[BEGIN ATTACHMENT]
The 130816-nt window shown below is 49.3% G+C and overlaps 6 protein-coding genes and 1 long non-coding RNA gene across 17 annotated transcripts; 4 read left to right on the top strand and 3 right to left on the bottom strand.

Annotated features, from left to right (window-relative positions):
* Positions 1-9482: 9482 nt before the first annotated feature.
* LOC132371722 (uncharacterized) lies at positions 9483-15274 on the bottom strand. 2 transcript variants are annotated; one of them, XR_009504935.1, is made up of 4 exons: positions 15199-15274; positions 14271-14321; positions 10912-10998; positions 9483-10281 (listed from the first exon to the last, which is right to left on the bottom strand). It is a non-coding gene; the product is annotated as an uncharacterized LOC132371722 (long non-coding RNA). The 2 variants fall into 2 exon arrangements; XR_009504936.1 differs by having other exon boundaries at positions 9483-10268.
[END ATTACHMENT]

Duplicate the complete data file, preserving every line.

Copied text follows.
The 130816-nt window shown below is 49.3% G+C and overlaps 6 protein-coding genes and 1 long non-coding RNA gene across 17 annotated transcripts; 4 read left to right on the top strand and 3 right to left on the bottom strand.

Annotated features, from left to right (window-relative positions):
* Positions 1-9482: 9482 nt before the first annotated feature.
* LOC132371722 (uncharacterized) lies at positions 9483-15274 on the bottom strand. 2 transcript variants are annotated; one of them, XR_009504935.1, is made up of 4 exons: positions 15199-15274; positions 14271-14321; positions 10912-10998; positions 9483-10281 (listed from the first exon to the last, which is right to left on the bottom strand). It is a non-coding gene; the product is annotated as an uncharacterized LOC132371722 (long non-coding RNA). The 2 variants fall into 2 exon arrangements; XR_009504936.1 differs by having other exon boundaries at positions 9483-10268.